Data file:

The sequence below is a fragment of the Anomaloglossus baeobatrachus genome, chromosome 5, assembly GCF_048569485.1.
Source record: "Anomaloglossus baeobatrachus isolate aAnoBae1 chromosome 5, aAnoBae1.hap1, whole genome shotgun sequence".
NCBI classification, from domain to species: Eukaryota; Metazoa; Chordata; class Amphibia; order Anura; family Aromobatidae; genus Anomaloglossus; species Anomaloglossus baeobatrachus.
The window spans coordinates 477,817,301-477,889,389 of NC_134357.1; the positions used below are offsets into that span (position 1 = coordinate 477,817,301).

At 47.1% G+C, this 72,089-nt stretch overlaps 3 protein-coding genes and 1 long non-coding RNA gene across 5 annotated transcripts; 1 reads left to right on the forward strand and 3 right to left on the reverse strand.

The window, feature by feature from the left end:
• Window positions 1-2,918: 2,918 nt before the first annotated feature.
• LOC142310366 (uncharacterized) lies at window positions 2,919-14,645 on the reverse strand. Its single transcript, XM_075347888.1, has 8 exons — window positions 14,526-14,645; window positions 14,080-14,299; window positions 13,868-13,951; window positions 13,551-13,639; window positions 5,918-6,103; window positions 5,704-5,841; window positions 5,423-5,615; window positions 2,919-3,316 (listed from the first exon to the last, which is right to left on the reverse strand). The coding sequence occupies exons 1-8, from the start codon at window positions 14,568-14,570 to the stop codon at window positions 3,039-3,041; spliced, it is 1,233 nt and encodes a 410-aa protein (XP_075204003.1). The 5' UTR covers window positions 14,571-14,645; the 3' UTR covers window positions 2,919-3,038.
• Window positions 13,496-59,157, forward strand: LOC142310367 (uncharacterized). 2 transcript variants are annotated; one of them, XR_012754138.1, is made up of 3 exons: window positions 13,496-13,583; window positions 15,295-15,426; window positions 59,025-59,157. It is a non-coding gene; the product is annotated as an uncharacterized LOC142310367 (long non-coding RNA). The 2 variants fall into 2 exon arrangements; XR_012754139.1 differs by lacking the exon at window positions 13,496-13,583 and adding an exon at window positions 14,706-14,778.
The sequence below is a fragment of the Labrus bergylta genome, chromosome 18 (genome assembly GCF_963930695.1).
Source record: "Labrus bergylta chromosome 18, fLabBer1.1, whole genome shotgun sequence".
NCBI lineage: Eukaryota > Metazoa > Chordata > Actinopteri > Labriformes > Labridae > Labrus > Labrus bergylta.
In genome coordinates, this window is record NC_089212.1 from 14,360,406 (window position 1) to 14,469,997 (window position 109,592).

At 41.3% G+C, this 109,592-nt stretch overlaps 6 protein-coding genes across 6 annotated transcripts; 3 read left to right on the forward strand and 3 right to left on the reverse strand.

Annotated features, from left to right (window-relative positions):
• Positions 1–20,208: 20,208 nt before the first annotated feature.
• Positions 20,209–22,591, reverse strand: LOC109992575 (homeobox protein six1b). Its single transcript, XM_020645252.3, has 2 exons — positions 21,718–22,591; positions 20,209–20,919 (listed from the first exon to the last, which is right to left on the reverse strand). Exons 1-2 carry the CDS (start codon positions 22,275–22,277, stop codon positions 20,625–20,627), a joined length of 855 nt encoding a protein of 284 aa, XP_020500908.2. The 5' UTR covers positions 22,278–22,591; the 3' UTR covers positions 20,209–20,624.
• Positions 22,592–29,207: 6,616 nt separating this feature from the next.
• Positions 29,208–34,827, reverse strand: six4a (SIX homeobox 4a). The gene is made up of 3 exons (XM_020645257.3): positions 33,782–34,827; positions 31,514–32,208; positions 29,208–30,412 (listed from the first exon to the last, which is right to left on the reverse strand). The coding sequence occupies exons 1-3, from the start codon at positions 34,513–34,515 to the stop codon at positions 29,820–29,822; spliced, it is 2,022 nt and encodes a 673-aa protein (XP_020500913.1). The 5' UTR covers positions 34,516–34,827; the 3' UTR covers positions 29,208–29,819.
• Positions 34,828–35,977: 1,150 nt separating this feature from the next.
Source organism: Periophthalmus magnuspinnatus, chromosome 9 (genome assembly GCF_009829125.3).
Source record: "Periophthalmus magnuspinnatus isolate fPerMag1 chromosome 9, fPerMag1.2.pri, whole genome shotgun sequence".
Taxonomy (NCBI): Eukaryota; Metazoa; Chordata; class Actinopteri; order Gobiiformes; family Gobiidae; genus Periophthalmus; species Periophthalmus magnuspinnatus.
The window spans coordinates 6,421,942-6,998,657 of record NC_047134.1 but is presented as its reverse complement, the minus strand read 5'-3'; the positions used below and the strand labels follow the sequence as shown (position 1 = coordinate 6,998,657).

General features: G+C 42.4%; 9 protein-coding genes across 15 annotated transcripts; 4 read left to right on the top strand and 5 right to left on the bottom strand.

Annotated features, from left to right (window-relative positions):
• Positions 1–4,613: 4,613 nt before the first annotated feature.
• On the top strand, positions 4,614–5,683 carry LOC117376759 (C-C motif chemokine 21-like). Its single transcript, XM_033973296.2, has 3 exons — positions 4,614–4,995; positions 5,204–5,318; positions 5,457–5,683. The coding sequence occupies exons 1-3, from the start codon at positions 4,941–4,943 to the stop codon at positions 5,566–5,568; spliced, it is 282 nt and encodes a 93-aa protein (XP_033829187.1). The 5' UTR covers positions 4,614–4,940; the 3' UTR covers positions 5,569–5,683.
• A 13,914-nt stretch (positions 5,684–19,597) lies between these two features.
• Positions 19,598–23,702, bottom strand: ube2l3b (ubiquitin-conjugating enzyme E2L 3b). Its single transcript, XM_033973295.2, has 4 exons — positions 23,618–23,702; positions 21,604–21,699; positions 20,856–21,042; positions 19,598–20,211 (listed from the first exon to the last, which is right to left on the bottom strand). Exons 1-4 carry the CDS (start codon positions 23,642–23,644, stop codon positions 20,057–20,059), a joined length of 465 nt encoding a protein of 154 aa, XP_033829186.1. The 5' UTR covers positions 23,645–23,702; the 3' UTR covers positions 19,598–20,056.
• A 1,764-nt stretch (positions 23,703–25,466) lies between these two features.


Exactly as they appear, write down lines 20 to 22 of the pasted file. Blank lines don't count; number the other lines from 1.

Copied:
• Positions 34,828–35,977: 1,150 nt separating this feature from the next.
Source organism: Periophthalmus magnuspinnatus, chromosome 9 (genome assembly GCF_009829125.3).
Source record: "Periophthalmus magnuspinnatus isolate fPerMag1 chromosome 9, fPerMag1.2.pri, whole genome shotgun sequence".